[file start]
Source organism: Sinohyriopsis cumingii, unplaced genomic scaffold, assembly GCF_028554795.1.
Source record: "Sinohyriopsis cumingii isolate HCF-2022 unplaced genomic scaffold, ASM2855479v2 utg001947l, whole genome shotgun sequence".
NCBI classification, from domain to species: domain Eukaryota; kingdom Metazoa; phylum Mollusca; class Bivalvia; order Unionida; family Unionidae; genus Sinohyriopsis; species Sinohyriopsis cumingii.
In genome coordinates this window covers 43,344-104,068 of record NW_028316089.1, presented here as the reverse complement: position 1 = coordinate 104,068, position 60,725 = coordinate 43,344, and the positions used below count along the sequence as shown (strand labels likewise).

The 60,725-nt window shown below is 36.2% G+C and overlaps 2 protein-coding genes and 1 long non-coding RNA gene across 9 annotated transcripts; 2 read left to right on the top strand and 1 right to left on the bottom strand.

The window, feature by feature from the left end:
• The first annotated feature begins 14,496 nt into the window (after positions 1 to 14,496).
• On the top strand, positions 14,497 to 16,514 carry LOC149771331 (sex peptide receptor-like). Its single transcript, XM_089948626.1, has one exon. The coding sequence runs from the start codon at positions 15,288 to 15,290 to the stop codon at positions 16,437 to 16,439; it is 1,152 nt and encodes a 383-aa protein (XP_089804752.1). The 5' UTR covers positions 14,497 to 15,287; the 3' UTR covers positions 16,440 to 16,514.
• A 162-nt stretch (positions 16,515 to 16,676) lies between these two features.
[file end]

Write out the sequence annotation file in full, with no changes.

Source organism: Sinohyriopsis cumingii, unplaced genomic scaffold, assembly GCF_028554795.1.
Source record: "Sinohyriopsis cumingii isolate HCF-2022 unplaced genomic scaffold, ASM2855479v2 utg001947l, whole genome shotgun sequence".
NCBI classification, from domain to species: domain Eukaryota; kingdom Metazoa; phylum Mollusca; class Bivalvia; order Unionida; family Unionidae; genus Sinohyriopsis; species Sinohyriopsis cumingii.
In genome coordinates this window covers 43,344-104,068 of record NW_028316089.1, presented here as the reverse complement: position 1 = coordinate 104,068, position 60,725 = coordinate 43,344, and the positions used below count along the sequence as shown (strand labels likewise).

The 60,725-nt window shown below is 36.2% G+C and overlaps 2 protein-coding genes and 1 long non-coding RNA gene across 9 annotated transcripts; 2 read left to right on the top strand and 1 right to left on the bottom strand.

The window, feature by feature from the left end:
• The first annotated feature begins 14,496 nt into the window (after positions 1 to 14,496).
• On the top strand, positions 14,497 to 16,514 carry LOC149771331 (sex peptide receptor-like). Its single transcript, XM_089948626.1, has one exon. The coding sequence runs from the start codon at positions 15,288 to 15,290 to the stop codon at positions 16,437 to 16,439; it is 1,152 nt and encodes a 383-aa protein (XP_089804752.1). The 5' UTR covers positions 14,497 to 15,287; the 3' UTR covers positions 16,440 to 16,514.
• A 162-nt stretch (positions 16,515 to 16,676) lies between these two features.